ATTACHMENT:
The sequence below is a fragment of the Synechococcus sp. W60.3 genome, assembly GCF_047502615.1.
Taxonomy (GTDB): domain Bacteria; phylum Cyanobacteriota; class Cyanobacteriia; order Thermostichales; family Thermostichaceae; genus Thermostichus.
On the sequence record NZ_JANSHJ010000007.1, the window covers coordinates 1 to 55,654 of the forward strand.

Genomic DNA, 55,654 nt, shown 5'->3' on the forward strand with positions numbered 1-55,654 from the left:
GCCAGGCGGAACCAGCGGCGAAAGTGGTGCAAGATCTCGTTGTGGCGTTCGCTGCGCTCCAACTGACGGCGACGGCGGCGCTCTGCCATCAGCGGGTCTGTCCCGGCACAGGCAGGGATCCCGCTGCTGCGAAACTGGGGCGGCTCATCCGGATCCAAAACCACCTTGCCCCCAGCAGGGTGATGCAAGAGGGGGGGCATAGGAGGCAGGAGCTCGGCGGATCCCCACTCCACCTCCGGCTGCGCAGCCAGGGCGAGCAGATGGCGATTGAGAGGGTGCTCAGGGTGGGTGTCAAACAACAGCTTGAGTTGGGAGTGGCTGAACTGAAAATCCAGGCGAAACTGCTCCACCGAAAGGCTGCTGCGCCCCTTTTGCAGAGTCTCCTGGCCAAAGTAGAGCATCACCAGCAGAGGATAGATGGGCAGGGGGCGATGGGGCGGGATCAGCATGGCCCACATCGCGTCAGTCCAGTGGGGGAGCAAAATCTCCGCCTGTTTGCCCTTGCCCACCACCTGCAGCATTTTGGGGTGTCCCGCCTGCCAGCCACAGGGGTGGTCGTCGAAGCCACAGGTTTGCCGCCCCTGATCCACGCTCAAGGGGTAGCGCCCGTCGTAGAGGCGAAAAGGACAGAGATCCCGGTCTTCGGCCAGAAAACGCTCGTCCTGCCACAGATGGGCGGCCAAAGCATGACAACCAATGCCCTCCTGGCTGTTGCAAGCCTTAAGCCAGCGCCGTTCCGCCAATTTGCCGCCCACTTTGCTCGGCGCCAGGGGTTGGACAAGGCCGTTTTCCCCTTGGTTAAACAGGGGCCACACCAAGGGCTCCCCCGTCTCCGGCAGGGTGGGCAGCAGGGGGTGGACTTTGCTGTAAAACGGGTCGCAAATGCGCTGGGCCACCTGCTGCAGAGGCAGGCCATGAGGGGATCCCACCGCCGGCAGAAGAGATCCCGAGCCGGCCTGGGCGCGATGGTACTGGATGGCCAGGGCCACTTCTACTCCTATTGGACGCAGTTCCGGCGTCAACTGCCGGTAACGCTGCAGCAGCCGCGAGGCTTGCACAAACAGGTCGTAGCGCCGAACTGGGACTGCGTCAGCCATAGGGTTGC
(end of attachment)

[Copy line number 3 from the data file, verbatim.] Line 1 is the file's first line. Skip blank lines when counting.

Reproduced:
On the sequence record NZ_JANSHJ010000007.1, the window covers coordinates 1 to 55,654 of the forward strand.